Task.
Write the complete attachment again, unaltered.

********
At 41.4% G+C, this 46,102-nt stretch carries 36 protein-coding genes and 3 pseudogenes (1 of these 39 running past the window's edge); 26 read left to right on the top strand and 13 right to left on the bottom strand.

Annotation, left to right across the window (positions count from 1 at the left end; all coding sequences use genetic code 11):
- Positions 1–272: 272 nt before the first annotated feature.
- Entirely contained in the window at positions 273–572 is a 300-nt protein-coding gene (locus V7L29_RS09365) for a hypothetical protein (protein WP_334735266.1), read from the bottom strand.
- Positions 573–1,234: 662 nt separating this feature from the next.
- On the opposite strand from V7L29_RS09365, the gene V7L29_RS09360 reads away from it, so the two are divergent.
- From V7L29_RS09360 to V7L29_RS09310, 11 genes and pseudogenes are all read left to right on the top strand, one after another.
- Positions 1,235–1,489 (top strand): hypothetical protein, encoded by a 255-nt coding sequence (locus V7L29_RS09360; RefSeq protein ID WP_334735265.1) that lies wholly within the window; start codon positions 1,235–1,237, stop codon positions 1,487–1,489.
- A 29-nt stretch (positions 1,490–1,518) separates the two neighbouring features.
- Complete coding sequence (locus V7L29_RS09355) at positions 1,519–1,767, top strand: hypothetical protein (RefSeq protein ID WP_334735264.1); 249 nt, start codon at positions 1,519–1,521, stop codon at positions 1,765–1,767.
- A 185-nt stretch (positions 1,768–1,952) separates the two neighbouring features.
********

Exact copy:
At 41.4% G+C, this 46,102-nt stretch carries 36 protein-coding genes and 3 pseudogenes (1 of these 39 running past the window's edge); 26 read left to right on the top strand and 13 right to left on the bottom strand.

Annotation, left to right across the window (positions count from 1 at the left end; all coding sequences use genetic code 11):
- Positions 1–272: 272 nt before the first annotated feature.
- Entirely contained in the window at positions 273–572 is a 300-nt protein-coding gene (locus V7L29_RS09365) for a hypothetical protein (protein WP_334735266.1), read from the bottom strand.
- Positions 573–1,234: 662 nt separating this feature from the next.
- On the opposite strand from V7L29_RS09365, the gene V7L29_RS09360 reads away from it, so the two are divergent.
- From V7L29_RS09360 to V7L29_RS09310, 11 genes and pseudogenes are all read left to right on the top strand, one after another.
- Positions 1,235–1,489 (top strand): hypothetical protein, encoded by a 255-nt coding sequence (locus V7L29_RS09360; RefSeq protein ID WP_334735265.1) that lies wholly within the window; start codon positions 1,235–1,237, stop codon positions 1,487–1,489.
- A 29-nt stretch (positions 1,490–1,518) separates the two neighbouring features.
- Complete coding sequence (locus V7L29_RS09355) at positions 1,519–1,767, top strand: hypothetical protein (RefSeq protein ID WP_334735264.1); 249 nt, start codon at positions 1,519–1,521, stop codon at positions 1,765–1,767.
- A 185-nt stretch (positions 1,768–1,952) separates the two neighbouring features.